Type 1 Diabetes; A Rollercoaster of Emotions


Olivia was diagnosed only a short time before Thriveabetes happened last October. She contacted me to try and meet other newly diagnosed people. We met at Thriveabetes and I have asked her to write about her diagnosis because it’s so fresh in her head and she is still navigating her way through it.

 

Olivia Pyne 2I am Olivia Pyne from Youghal, Co Cork.  I work as a PA for Gas Networks Ireland in Cork City and I have a son Daniel who is 11 years old.

I was diagnosed with Type 1 Diabetes in June 2014 at 46 years of age, so almost 2 years now. Approximately 18 months prior to that, I picked up a tummy bug that just didn’t go away so I felt unwell for much of this time.  I was under a lot of stress at the time.  I had belly ache, wasn’t enjoying my food, was losing weight I didn’t need to lose and had no energy.  In March 2014, I was diagnosed with Type 2 diabetes, I didn’t know anything about Diabetes at the time (boy, was that about to change!) so I did my research and decided I would manage it with diet and exercise, even though I already had a healthy lifestyle.  I remember thinking at the time, I will just have to eat healthier and exercise more!  

Over the next 3 months, I went from trying to manage it with diet and exercise, to taking glucophage, to adding diamicron – and all the while my blood sugars were rising and I was losing even more weight and feeling truly awful.  By this point, I was feeling so unwell I was unable to go to work and finally ended up in hospital with DKA.

I can still vividly recall the moment the Consultant told me that I probably had type 1 diabetes (I had to wait 6 weeks for the GAD antibody test to confirm) and I would be on insulin for the rest of my life.  The utter shock and disbelief that this was happening was the feeling I had and that it surely must be a mistake.  I can remember having to inject myself that first time with the nurse, and how kind and patient she was with me – Joan was her name.  Being told I had type 1 diabetes was one of those life defining moments like when I went into premature labour 10 weeks early with my son or when I got the call to say that my brother had died.  The sheer terror of the moment and what was to follow and the valley of tears.

I remember the consultant telling me that the diabetes came as a result of the tummy bug, and that I would start to feel better very soon.  It didn’t register at the time but he was right. Since starting on insulin, I have bucket loads of energy, and I don’t have any more tummy troubles.

I have to say the first 18 months were rocky to say the least, it has been a rollercoaster of emotions – you name it, I have felt it.   

Being a late onset diagnosis, I have found that losing spontaneity was a huge thing for me initially and I would panic about making arrangements etc but isn’t it amazing how we adjust with time, and it has gotten easier. I have hypo anxiety and as a result of that, I have been hyper vigilant and really it has been overwhelming at times.  I don’t sleep well and this is probably my main issue now. I do have a lot of energy and wonder sometimes if it is the insulin that keeps me awake but the professionals tell me it is more then likely to be anxiety. Maybe it is a bit of both.  I live alone with my son so that is probably a factor too.  I would love to hear from anybody who is having similar issues or who has overcome them?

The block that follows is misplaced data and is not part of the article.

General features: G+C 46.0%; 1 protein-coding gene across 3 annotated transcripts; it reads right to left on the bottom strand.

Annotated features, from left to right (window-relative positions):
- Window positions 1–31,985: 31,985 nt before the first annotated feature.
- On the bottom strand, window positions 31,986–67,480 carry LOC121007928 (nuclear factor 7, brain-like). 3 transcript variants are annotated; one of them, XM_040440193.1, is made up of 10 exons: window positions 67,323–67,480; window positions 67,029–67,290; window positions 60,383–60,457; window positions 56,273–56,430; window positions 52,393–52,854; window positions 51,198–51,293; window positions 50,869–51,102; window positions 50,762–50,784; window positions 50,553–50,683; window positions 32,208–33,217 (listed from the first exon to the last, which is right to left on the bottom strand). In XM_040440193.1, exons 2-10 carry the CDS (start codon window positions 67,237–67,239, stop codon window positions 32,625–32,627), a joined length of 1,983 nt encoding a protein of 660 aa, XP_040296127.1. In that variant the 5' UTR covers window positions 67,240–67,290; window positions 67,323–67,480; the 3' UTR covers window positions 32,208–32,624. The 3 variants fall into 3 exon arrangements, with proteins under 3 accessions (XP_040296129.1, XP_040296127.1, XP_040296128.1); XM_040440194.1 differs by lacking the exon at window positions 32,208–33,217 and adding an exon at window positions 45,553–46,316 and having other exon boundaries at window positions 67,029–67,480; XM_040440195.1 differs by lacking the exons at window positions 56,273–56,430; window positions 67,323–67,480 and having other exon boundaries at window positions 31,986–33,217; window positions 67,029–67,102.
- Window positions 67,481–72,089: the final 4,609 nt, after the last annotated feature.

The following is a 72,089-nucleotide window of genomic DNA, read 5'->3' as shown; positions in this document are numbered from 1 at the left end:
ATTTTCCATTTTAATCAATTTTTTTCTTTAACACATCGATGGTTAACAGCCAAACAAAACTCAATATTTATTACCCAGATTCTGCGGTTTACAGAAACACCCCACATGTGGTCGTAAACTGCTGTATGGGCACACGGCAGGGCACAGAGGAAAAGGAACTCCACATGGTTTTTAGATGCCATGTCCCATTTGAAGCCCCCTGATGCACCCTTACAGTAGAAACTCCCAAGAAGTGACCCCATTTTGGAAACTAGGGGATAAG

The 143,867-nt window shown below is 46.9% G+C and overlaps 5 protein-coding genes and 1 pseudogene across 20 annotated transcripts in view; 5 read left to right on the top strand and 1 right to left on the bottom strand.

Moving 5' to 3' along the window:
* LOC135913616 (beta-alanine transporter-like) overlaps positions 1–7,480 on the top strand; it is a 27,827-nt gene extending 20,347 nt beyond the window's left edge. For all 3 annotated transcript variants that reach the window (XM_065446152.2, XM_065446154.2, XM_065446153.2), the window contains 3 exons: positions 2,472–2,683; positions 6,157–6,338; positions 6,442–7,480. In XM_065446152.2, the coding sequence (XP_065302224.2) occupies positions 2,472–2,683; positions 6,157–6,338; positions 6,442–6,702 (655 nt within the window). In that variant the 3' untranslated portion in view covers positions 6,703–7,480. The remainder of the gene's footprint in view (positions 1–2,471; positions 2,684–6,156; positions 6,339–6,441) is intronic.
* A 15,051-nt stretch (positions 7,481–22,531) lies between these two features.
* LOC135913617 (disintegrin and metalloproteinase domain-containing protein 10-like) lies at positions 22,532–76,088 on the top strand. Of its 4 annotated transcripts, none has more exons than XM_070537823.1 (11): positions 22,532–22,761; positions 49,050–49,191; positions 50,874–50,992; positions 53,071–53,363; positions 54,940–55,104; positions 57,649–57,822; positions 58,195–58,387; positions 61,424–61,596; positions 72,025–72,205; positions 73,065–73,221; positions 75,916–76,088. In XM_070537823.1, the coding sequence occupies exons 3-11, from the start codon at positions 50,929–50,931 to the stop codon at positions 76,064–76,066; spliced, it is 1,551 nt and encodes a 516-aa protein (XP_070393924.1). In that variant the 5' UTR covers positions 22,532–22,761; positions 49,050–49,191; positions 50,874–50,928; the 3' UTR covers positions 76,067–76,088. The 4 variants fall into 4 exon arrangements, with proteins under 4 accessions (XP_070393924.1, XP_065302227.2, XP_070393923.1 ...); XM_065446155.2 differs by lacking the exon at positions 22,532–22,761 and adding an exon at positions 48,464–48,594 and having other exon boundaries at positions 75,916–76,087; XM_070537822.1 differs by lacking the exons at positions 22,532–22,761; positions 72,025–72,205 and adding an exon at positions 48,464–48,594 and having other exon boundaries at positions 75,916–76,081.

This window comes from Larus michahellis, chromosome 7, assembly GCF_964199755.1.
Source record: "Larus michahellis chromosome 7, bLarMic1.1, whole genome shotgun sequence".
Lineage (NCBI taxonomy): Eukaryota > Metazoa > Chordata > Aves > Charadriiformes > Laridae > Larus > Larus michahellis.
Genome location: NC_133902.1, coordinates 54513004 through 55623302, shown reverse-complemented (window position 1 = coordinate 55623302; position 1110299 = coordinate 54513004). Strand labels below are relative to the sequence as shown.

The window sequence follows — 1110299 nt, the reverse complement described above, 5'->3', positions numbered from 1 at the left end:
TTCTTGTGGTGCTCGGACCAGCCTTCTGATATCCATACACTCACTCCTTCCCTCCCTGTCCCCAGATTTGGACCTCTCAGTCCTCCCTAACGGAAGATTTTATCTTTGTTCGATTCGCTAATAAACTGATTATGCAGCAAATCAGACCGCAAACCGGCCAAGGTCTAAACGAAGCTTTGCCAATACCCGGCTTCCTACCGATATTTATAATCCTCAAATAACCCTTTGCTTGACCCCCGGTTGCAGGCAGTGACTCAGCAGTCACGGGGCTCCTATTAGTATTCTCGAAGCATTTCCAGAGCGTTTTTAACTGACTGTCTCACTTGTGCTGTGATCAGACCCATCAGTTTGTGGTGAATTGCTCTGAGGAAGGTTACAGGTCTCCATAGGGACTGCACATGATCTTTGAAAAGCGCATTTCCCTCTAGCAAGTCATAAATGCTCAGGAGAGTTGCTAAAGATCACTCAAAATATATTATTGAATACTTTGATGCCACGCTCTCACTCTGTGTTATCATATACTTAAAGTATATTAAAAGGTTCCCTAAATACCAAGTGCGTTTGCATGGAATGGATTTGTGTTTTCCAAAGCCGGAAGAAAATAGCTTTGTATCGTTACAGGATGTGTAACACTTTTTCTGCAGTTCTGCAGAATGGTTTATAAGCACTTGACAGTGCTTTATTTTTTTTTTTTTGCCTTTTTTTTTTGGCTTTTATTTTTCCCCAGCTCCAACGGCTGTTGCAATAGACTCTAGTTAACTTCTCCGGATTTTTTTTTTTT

I feel I have come a long way since diagnosis, ask my family and close friends and they will tell you what’s it’s been like!  I have looked for and accepted support from many places and I feel that each has been a stepping stone in my gradual return to normality.  And my wonderful son, he is so wise.  When he says things like “I think you should relax about the diabetes mam, it will be ok you know”, it stops me in my tracks and I think he is so right, take a chill pill and live life.  Olivia Pyne 1

I am starting to find my way with diabetes on board, and I’m making it my friend.  The positives since diagnosis are that I’ve taken up running 5k a few times a week, I am more conscious of what I eat and I bake my own low carb cakes and cookies and they are delicious!  I listen to my body more and meditate regularly.  

Looking back to when I first starting feeling unwell, I had a lot going on in my life and was under considerable stress.  I was juggling a lot of plates – I was a working full time mother with a commute to work long days, I was also studying for 2 years for a Diploma in Parent Mentoring at UCC so a lot of deadlines to meet.  I think when we put our bodies under long term stress, if we don’t take heed and slow down, our bodies will let us know, and messages come in the form of illness.  So I will be taking care of myself from now on!  

I hope that by telling my story it will help someone out there that is struggling with a new diagnosis. I would encourage those people to reach out to others with diabetes and also find a good therapist who will help you come to terms with the psychological impact of this life changing condition. It does takes time to adjust and it really does get better, so please hang in there!

 

I want to thank Olivia for volunteering her diabetes story for Thriveabetes and for her honesty about how she feels. Reading her words brought me back to when I was in the first months and years of living with diabetes.

And remember, Type 1 Diabetes is more common in children but that does NOT exclude adults from being diagnosed. Please click on this link for the symptoms of type 1 diabetes.

 

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